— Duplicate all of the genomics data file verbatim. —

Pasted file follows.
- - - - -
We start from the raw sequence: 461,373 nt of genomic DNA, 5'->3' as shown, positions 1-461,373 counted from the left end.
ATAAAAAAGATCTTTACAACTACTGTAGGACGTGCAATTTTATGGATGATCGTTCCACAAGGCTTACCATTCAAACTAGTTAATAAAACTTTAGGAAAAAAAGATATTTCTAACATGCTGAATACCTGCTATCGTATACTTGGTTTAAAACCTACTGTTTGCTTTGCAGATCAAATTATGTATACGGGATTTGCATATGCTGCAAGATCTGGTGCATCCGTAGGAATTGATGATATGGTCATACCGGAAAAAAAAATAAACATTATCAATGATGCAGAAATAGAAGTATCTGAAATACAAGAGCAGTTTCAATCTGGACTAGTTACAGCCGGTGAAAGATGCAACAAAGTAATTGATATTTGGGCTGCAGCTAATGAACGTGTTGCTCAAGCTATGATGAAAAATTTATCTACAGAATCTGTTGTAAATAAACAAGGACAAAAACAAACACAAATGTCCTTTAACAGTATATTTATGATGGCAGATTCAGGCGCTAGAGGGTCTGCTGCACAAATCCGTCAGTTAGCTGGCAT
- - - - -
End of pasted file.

We start from the raw sequence: 461,373 nt of genomic DNA, 5'->3' as shown, positions 1-461,373 counted from the left end.
ATAAAAAAGATCTTTACAACTACTGTAGGACGTGCAATTTTATGGATGATCGTTCCACAAGGCTTACCATTCAAACTAGTTAATAAAACTTTAGGAAAAAAAGATATTTCTAACATGCTGAATACCTGCTATCGTATACTTGGTTTAAAACCTACTGTTTGCTTTGCAGATCAAATTATGTATACGGGATTTGCATATGCTGCAAGATCTGGTGCATCCGTAGGAATTGATGATATGGTCATACCGGAAAAAAAAATAAACATTATCAATGATGCAGAAATAGAAGTATCTGAAATACAAGAGCAGTTTCAATCTGGACTAGTTACAGCCGGTGAAAGATGCAACAAAGTAATTGATATTTGGGCTGCAGCTAATGAACGTGTTGCTCAAGCTATGATGAAAAATTTATCTACAGAATCTGTTGTAAATAAACAAGGACAAAAACAAACACAAATGTCCTTTAACAGTATATTTATGATGGCAGATTCAGGCGCTAGAGGGTCTGCTGCACAAATCCGTCAGTTAGCTGGCAT